Hit the bricks
Indianapolis holds many memories -- and a lot of promise
The Brickyard 400 is this week. That's big.
Every race is big, I know, but some you just can't help but get excited about. We take these big ol' stock cars into a place known for Indy car racing and the biggest Indy car race in the world. You get goose bumps coming through the tunnel -- and sometimes the goose bumps don't go away until after the checkered flag.
We feel really good going into Indianapolis, as good as we've felt. We tested really well there, and we feel like we have a car that is capable of doing some great things.
The thing is there is a lot of time between when we check in and when the checkered flag falls on Sunday. A lot can happen -- good things and bad things. We've seen both ends of that stick over the years. What we need to do is come up with more good things, and hope the bad things are behind us.
Being among the best in testing means some things but it doesn't mean everything. It does mean we had a good test and we learned a lot. I don't think it means we're locks to win the pole or the race or anything like that. It means we're closer to where we want to be than some folks right now, but there are a lot of teams who left the Indy tests knowing what they wanted to change and what they wanted to work on. If they find what they are looking for, they are going to be pretty tough.
Plus, the place changes a lot. It changes from minute-to-minute, so changing over a week or so isn't any big deal. If we can go back in there this week with a good attitude and pick up where we left off, we could have a great week.
For right now, leave it at this -- nobody brought any trophies around for testing.
You see, winning is everything in this sport. As big a race as the Brickyard is, it doesn't matter where you win. Winning is winning. It's just as tough to win at Martinsville as it is the Daytona 500 or the Brickyard 400. Maybe there is a little bit more attention paid to certain races but they are all tough to win.
Now, that said, the races at Indianapolis are pretty special. First is the history and heritage of the place. They've been running there almost 100 years, and it seems that just about every big-name driver has made it there one way or another. If you did something at Indianapolis, then everybody on earth seemed to know you did something. The history the place has is just incredible.
Secondly, you win at Indianapolis and you know you've really done something. Everybody brings their best stuff to Indianapolis, and everybody knows everybody brings their best stuff to Indianapolis. First of all, you have to be at your best just to get a good qualifying run on Thursday and have any chance at all to keep up on Saturday. And you'd better be good and you're going to get embarrassed. From what I've seen, you have to be near perfect to even have a chance to hang on.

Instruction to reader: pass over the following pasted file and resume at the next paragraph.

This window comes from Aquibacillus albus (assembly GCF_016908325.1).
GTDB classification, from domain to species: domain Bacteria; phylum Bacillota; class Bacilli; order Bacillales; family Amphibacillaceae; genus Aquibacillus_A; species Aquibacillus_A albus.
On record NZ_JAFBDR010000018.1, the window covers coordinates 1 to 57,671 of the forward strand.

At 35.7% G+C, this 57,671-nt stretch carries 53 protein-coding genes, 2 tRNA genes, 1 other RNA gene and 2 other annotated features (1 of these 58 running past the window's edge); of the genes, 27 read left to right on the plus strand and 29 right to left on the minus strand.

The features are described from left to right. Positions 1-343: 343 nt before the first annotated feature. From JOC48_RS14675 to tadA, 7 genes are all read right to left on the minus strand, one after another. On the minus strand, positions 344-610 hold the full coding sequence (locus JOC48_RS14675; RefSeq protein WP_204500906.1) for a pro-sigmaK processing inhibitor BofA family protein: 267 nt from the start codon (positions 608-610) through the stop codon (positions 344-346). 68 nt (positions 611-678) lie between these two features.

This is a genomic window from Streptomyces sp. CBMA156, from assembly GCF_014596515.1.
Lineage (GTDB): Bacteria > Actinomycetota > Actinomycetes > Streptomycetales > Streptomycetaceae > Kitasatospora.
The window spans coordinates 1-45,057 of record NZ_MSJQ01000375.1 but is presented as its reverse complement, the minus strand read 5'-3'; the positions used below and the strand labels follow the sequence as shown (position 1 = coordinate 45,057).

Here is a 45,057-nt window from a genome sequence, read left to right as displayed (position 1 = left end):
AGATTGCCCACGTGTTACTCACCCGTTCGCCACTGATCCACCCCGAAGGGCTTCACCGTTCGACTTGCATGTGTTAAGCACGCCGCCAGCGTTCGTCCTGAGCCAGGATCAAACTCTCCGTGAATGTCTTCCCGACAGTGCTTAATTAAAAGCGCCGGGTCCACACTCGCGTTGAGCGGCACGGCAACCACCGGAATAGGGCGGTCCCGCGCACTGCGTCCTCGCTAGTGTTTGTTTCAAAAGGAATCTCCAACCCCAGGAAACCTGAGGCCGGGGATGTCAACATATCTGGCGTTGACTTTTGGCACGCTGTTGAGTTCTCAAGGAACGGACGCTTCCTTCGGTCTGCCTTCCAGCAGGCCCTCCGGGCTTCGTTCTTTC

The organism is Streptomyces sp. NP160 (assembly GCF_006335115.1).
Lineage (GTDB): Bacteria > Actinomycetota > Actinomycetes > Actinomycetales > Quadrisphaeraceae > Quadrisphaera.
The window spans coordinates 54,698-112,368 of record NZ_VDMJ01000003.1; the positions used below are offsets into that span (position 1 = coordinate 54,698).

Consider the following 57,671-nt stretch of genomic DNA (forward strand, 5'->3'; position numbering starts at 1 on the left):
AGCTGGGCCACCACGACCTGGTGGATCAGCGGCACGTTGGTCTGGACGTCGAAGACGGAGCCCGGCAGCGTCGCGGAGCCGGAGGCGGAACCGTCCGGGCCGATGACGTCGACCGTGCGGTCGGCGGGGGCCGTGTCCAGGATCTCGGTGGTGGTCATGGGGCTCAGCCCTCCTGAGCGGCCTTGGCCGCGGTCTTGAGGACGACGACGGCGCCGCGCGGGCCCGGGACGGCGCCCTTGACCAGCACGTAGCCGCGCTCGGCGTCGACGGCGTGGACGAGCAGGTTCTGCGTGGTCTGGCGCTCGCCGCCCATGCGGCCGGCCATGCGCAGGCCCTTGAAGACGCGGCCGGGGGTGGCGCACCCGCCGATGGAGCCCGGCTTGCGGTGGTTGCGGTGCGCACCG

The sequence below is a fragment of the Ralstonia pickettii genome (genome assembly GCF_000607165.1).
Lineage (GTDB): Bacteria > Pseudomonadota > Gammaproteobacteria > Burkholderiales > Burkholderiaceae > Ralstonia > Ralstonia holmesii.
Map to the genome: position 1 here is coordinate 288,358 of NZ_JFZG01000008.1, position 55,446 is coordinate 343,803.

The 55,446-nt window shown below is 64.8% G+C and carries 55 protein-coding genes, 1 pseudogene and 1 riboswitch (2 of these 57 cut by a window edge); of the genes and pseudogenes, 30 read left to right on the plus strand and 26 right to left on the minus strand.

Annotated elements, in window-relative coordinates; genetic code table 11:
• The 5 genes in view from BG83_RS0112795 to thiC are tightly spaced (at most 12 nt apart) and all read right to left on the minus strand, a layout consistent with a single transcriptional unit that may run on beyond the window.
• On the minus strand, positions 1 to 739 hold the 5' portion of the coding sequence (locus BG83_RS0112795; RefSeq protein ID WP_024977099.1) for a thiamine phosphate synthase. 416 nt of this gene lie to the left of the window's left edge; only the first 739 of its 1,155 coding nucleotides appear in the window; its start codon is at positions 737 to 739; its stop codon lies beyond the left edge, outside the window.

I've run at the front at Indianapolis and I've run at the back at Indianapolis. Let me tell you right now, both are underrated. When you grow up just across the Ohio River like I did, there is something special at Indy. I had friends growing up who would come to the Indianapolis 500 every year. We followed the stock cars everywhere, but we followed anything that was going on at Indianapolis. Those guys still come back, and they bring their kids -- except they are coming for the stock car races too, just like they did the Indy car races. It never fails -- I run into two or three buddies from Owensboro every time we run Indianapolis.
I know there are guys who have been running the Indianapolis 500 since time began and consider Indy their track but the place is just important to everyone in racing. I didn't grow up in the grandstands but, like a lot of our fans today, I watched it on television every year. I knew who A.J. Foyt and Parnelli Jones and Mario Andretti were, and I kept tabs on them too. True, I kept closer watch on Darrell Waltrip and Cale Yarborough but Memorial Day Sunday was pretty big at my house. We'd listen to the World 600 on the radio that day and watch the Indy 500 on TV that night (Indy was tape-delayed).
We want to win the Brickyard 400 a lot. For one thing, it's the next race. For another, it is becoming a tradition in our sport, and is building its own heritage and history with stock cars. Winning there means a lot. Of course, winning anywhere means a lot. But this team has its eyes set on winning races, as many races as we can win. I think we've shown that we're capable of winning, and nobody wants to win more than we do. Sometimes things have gotten in the way but nobody here hangs their head. We just pick up the pieces and move on to the next race. Win or lose, we're a team, and we're a team dead-set on winning.
I can't think of a better place for that to start for this Mobil 1 Taurus team than Indianapolis.
Jeremy Mayfield is in his fourth year driving the Penske Racing/Mobil 1 No. 12 Ford. His diary will appear weekly on CNNSI.com in 2001.